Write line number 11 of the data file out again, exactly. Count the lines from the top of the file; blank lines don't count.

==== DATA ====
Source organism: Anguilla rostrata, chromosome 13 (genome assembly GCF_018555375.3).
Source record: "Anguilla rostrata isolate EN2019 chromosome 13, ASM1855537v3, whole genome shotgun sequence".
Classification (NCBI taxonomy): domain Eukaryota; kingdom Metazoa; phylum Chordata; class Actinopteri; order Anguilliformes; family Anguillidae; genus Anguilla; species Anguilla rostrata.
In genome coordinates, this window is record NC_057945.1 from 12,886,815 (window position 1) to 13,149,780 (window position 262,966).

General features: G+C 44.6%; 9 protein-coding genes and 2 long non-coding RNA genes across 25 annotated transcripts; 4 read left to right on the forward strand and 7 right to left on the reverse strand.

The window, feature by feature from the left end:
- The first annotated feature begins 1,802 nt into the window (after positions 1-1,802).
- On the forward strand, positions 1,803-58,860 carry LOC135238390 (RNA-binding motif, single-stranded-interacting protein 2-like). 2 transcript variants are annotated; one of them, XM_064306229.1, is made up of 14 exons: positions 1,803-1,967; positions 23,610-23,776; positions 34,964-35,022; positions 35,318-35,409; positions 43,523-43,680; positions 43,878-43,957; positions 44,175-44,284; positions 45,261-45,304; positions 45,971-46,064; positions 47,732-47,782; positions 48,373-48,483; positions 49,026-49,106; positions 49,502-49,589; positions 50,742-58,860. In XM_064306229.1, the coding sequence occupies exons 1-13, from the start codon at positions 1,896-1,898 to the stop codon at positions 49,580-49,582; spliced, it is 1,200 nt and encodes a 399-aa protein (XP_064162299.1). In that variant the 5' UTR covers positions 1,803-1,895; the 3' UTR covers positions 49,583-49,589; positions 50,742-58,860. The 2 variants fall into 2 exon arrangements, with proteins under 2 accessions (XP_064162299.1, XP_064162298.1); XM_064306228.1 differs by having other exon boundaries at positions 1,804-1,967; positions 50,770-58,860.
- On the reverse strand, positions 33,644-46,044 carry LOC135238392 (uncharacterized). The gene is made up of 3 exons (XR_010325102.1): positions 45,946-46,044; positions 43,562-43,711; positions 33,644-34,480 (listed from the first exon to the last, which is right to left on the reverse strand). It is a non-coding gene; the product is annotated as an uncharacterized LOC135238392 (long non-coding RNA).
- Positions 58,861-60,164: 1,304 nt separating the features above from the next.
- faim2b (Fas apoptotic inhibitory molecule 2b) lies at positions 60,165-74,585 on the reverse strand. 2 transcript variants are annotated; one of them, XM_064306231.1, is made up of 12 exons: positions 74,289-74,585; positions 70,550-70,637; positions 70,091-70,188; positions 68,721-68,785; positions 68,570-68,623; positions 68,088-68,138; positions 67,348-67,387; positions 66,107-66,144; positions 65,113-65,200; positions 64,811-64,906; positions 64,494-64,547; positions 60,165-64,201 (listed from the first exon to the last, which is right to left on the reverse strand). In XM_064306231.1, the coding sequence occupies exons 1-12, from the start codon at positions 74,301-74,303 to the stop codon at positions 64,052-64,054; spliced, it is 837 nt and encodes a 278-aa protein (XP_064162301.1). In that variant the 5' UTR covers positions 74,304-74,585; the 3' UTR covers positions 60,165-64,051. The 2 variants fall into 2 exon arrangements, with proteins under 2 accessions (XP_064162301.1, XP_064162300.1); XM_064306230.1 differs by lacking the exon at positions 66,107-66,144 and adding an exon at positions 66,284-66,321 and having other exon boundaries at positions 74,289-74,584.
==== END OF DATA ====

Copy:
- faim2b (Fas apoptotic inhibitory molecule 2b) lies at positions 60,165-74,585 on the reverse strand. 2 transcript variants are annotated; one of them, XM_064306231.1, is made up of 12 exons: positions 74,289-74,585; positions 70,550-70,637; positions 70,091-70,188; positions 68,721-68,785; positions 68,570-68,623; positions 68,088-68,138; positions 67,348-67,387; positions 66,107-66,144; positions 65,113-65,200; positions 64,811-64,906; positions 64,494-64,547; positions 60,165-64,201 (listed from the first exon to the last, which is right to left on the reverse strand). In XM_064306231.1, the coding sequence occupies exons 1-12, from the start codon at positions 74,301-74,303 to the stop codon at positions 64,052-64,054; spliced, it is 837 nt and encodes a 278-aa protein (XP_064162301.1). In that variant the 5' UTR covers positions 74,304-74,585; the 3' UTR covers positions 60,165-64,051. The 2 variants fall into 2 exon arrangements, with proteins under 2 accessions (XP_064162301.1, XP_064162300.1); XM_064306230.1 differs by lacking the exon at positions 66,107-66,144 and adding an exon at positions 66,284-66,321 and having other exon boundaries at positions 74,289-74,584.